Wednesday, March 25, 2009

Forest Birding Around Subic Bay

Coleto, a starling relative, is a common forest edge bird. Its head is covered in bare pink flesh.

On the afternoon of March 3 and the morning of March 4 our group looked for birds in the forested hills around Subic Bay. The birding was somewhat difficult for a few reasons: the birds were not present in large numbers or variety (though a different group visiting later in the week had great birding there), the forest was thick and dark, and the light, after sunrise, made any bird in the canopy appear in silhouette. It may have been a timing thing, or perhaps these trails had been recently hunted (subsistence hunting has a major impact on wildlife in the Philippines). But we saw just a few birds well, but many more birds fleetingly. And we heard far more than we saw.

Most of our group in the forest near Subic Bay, scanning the canopy for small birds.

The main trail we walked along on the morning of March 4 was perfect for group birding—safe footing, and wide enough for all to find a good vantage point. There would be times on this trip when we'd all miss birds along a narrow forest trail. There is a Zen to forest birding. Quiet bird watchers moving slowly always see the most birds.

The Subic forest trail.


A canopy of bamboo.

With few forest birds coming close enough to photograph, I decided to photograph the forest itself.

Some bamboo species are native to the Philippines, others are imported for cultivation.

Lest I give the impression that we saw nothing, let me say that nearly every single bird we encountered was a lifer for me. Not all of them gave me the kind of "bee-eater" looks I'd gotten earlier on March 3: great views, lots of photos taken. But, as is the habit of an addicted bird photographer, I did not let the improbability of capturing a decent image stop me from taking dozens of frames.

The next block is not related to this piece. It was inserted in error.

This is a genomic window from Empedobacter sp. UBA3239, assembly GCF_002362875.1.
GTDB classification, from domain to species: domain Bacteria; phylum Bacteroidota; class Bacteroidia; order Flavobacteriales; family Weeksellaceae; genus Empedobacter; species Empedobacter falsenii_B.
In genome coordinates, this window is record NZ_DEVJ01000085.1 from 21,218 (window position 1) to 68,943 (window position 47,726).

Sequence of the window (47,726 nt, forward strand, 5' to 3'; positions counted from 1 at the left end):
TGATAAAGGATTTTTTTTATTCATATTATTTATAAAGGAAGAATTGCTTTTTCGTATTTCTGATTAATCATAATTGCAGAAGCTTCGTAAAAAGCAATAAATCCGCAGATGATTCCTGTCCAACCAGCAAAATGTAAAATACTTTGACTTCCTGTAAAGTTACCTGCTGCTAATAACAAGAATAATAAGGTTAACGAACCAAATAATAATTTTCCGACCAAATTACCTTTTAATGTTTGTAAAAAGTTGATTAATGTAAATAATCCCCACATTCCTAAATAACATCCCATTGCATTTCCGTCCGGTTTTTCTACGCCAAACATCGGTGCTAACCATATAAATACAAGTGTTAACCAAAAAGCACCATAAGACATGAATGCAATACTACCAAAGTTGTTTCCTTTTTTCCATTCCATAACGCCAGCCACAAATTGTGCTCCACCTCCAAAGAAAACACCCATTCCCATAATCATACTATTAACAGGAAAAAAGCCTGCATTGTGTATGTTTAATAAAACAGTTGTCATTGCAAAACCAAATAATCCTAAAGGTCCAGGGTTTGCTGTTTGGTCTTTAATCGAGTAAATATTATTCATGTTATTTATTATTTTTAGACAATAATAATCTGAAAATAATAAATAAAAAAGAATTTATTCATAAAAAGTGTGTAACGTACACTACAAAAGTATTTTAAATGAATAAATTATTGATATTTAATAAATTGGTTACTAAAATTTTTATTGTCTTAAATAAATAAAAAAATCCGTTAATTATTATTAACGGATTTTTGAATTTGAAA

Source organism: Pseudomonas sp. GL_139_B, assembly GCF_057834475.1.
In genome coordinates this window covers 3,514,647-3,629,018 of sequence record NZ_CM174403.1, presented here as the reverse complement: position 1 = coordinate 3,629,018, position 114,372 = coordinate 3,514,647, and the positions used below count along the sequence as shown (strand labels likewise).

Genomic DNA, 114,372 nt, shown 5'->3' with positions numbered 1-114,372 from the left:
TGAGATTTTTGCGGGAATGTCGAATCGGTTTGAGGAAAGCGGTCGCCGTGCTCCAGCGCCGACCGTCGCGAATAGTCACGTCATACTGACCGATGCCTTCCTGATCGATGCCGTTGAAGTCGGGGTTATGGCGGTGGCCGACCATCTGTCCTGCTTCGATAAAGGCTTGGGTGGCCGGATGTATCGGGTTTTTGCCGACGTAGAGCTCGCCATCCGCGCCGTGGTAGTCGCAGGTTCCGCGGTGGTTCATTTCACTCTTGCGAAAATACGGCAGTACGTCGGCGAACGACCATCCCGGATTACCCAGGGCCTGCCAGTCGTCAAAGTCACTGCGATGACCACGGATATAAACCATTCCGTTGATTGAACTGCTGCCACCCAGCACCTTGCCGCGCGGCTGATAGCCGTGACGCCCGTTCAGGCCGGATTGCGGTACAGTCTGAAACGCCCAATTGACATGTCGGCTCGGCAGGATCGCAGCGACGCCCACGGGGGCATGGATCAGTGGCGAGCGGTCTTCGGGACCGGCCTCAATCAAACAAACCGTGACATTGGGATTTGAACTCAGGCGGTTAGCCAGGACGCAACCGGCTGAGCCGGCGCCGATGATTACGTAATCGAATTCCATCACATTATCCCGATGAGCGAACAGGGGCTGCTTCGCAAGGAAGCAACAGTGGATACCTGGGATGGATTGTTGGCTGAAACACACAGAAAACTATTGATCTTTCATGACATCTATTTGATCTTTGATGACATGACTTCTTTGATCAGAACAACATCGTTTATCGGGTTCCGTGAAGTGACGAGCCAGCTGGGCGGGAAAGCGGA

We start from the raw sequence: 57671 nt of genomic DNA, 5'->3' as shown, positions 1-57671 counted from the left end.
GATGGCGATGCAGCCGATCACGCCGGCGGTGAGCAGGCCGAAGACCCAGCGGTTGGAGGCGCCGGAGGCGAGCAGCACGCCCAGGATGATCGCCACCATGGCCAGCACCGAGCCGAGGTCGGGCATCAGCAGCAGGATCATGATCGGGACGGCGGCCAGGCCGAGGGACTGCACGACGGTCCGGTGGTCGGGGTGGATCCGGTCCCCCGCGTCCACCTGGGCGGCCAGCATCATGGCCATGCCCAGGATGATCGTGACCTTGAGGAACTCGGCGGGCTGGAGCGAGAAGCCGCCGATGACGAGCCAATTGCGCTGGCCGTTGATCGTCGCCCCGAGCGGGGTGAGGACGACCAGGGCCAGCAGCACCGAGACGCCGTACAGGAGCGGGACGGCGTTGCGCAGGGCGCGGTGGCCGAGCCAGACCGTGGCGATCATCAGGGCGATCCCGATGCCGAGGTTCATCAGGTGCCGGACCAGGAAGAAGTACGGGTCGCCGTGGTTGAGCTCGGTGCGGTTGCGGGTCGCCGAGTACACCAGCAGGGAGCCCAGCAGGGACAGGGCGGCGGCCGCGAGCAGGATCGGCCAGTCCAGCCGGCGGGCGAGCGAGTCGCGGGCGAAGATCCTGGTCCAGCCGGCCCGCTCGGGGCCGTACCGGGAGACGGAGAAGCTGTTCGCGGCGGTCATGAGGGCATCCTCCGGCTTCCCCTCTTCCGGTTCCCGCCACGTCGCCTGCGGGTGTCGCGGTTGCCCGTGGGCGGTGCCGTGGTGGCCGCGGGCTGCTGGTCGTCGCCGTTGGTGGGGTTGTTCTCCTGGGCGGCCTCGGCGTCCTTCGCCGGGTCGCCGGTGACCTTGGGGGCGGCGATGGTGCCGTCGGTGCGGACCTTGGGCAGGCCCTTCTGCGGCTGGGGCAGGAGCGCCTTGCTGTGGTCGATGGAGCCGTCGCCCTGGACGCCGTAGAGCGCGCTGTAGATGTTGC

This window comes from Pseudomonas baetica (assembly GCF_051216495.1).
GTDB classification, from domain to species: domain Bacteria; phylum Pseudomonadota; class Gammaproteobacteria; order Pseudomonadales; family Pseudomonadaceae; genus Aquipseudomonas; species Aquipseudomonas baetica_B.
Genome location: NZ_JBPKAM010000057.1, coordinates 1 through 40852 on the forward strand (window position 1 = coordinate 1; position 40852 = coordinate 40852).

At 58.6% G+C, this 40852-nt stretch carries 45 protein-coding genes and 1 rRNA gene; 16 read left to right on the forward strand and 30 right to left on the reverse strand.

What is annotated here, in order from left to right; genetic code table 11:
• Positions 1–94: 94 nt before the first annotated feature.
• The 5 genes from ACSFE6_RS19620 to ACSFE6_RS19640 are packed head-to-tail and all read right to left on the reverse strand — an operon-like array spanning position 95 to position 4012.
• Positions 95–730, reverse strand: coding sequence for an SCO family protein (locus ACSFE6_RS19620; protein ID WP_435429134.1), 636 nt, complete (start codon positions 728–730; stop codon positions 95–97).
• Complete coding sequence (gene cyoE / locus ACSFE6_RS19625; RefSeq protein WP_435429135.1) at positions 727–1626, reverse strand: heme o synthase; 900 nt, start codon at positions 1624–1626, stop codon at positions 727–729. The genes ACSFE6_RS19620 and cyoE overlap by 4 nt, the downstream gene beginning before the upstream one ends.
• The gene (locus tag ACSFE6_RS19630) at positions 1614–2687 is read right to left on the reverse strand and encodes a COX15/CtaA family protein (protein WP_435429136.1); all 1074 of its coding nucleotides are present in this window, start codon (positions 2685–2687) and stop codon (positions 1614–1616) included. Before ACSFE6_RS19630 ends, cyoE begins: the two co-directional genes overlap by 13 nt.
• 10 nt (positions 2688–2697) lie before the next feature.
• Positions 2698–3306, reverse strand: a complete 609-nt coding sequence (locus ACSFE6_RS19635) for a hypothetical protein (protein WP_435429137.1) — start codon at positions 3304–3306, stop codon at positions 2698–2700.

A soaring brahminy kite.


Silhouetted against the light: a female tarictic hornbill: the smallest hornbill in the Philippines.

Yellow-vented bulbuls were everywhere.


Slender-billed crow.

White-throated kingfisher.

Soon it was mid-day and we were on the move again to another island: Cebu, via the Manila airport. As we loaded into the mini-bus for the ride back to our hotel to pack up, the cool, air-conditioned comfort laid many of us low. We nodded off with dreams of the Cebu flowerpecker dancing in our heads.

Sleepy birders on the bus.

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Wednesday, March 18, 2009

Bee-eaters of Subic Bay


On the afternoon of March 3rd we spent a few hours bird watching around Hill 394 in the Subic Bay Freeport area. Subic Bay served as the location of a U.S. Naval base from the early 1900s until 1992, at which point the land was turned back over to Filipino control. Because of its years as a military base, there are large areas of undeveloped habitat at Subic Bay, and it's become a well-known destination for local and visiting bird watchers.

In the warm, late-afternoon sun, we enjoyed a nice list of birds, but the highlight for me were the encountered with blur-throated bee-eaters. Bee-eaters are specialists in catching flying insects, as their name suggests. In taxonomic terms, bee-eaters fall between the kingfishers and the hornbills and hoopoes. They are colorful birds with long central tail streamers and finely pointed, decurved bills. And they are often seen perched in the open on a wire or fence, waiting for a hapless insect to pass by.


On our final birding stop at Subic we found a nesting colony of blue-throated bee-eaters along the roadway in a residential neighborhood. They excavate their nests in earthen banks and other locations with dry, sandy soil. There were at least 25 bee-eaters buzzing around. I could have stayed there all afternoon taking pictures. Sadly, our schedule would not permit it, so we all snapped a few images (and I took a short video) and we were off to the hotel and dinner.

Such cool birds! Wish we had them in North America!

video

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